A study carried out by the Institute of Evolutionary Biology at the University of Zurich has found that fitter and faster cyclists are more attractive to the opposite sex. It seems that if you want to attract a partner, you should make getting fit a priority.
In the study women rated the facial attractiveness of cyclists in the 2012 Tour de France. This race was won by Sir Bradley Wiggins, who was sporting his usual sideburns and sly smile.
Women rated the men in the race and it was found that those who were finishing in the top 10 per cent were determined to be 25 per cent more attractive than their trailing rivals. When a man was leading, and therefore going faster than the others, women were likely to find him more attractive.
From an evolutionary point of view this makes sense. A female would wish to mate with a man who is fast and a leader as these genes will be passed on to produce healthy, fit offspring who are natural survivors.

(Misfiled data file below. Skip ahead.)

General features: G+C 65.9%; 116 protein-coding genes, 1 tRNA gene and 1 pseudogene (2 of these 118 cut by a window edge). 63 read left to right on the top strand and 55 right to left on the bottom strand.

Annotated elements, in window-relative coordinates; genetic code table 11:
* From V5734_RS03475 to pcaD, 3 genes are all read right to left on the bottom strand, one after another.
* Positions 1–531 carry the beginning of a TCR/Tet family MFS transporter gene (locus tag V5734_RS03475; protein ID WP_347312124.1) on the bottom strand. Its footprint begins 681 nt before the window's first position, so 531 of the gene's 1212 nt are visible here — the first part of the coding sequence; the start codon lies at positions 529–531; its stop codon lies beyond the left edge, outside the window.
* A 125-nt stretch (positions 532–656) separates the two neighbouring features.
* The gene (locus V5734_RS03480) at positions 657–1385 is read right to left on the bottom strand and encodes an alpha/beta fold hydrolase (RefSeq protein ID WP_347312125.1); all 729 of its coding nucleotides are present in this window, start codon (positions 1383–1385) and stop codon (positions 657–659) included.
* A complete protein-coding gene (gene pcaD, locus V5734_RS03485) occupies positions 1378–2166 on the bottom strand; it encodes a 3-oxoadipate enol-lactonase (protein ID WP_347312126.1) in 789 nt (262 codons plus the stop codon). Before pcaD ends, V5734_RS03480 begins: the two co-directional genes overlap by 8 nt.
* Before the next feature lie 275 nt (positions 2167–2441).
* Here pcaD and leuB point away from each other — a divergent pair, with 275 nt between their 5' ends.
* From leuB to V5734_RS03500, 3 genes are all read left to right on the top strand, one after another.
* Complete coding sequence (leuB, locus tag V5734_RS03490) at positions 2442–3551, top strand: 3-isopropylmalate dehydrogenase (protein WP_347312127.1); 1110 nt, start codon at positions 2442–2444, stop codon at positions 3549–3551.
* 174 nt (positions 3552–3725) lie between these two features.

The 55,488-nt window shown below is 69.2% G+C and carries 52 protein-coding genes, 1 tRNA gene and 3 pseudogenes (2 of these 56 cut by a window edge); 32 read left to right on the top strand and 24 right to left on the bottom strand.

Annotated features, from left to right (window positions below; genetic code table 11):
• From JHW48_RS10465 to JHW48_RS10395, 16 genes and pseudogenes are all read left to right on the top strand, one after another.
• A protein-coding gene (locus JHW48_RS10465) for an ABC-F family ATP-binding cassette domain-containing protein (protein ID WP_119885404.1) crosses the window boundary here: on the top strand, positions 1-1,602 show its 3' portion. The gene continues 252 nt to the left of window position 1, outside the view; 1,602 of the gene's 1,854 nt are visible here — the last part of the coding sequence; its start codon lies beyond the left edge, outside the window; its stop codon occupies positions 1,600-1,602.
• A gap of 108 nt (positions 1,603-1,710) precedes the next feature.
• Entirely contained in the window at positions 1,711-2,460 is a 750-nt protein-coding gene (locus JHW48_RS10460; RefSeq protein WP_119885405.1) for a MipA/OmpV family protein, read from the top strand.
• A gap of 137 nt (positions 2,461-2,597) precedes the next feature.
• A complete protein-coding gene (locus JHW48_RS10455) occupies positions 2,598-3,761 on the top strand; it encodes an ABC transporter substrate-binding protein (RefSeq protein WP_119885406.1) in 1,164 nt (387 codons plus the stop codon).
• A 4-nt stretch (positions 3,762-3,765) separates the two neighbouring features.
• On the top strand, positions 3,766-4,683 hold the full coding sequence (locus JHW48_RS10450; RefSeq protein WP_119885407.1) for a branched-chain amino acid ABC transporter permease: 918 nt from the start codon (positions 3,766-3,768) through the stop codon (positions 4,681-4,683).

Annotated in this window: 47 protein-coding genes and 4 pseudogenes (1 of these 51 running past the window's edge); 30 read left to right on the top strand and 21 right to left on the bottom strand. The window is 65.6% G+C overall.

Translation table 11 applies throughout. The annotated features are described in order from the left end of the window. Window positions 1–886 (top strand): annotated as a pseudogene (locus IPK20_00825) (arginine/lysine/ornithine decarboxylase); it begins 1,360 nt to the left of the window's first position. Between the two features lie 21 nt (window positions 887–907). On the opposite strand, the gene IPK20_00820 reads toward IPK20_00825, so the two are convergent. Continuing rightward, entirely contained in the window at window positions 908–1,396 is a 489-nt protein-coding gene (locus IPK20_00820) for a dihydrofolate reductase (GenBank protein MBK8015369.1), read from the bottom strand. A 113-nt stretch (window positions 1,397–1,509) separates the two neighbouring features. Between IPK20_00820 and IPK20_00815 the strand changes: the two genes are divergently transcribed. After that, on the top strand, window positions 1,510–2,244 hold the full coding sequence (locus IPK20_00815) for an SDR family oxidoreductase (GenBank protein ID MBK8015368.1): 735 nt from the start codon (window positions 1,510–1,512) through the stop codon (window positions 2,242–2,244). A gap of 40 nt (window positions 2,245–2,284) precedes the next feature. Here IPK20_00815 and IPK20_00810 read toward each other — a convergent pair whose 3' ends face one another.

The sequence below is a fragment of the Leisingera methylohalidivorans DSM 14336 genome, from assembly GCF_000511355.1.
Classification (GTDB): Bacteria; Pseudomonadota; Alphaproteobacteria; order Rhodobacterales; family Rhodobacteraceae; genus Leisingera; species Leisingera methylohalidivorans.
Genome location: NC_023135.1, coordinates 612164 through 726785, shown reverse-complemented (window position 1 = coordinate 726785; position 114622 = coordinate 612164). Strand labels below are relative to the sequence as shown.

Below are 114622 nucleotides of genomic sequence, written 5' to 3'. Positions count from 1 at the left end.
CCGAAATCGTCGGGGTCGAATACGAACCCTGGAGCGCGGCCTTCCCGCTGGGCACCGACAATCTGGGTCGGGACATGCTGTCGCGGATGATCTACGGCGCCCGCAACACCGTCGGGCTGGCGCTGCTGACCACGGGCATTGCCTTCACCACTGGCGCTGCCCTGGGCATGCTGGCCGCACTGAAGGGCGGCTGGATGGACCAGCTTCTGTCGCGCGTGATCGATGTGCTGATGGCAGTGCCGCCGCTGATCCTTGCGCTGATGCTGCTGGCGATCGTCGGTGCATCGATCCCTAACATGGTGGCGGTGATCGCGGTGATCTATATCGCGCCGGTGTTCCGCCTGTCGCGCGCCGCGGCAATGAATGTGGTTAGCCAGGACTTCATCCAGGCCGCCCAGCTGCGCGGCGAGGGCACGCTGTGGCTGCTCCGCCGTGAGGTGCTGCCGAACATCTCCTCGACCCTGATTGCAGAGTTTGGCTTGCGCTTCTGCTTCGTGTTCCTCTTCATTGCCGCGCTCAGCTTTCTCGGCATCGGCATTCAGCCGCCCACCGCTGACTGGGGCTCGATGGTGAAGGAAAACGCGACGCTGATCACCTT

Dr Erik Postma, the research leader at the Institute of Evolutionary Biology at the University of Zurich, told BBC News that: “To my initial surprise, I found a positive relationship between the two and it was actually quite strong.”
“If we took the 10% best riders and compared their performance to the 10% worst, we found the best were on average 25% more attractive than the worst ones.”
“We don’t know what people are picking up in the faces that is signalling the riders’ performance.”
Contraception clouds attractiveness
However, one of the most surprising findings was that women who take a contraceptive pill were less likely to find the fittest men most attractive. Switching off the reproductive system seems to have the effect of making women less choosy about their partners.
The same pattern has been seen in previous studies, which showed that women taking contraception found men with muscular faces less attractive than those who were not using a chemical contraceptive.
The study was limited and the British team were not actually included in the study because they all wear dark sunglasses.
The research was published in the Royal Society journal, Biology Letters: “A relationship between attractiveness and performance in professional cyclists” by Erik Postma.
Photo of Bradley Wiggins by Petit Brun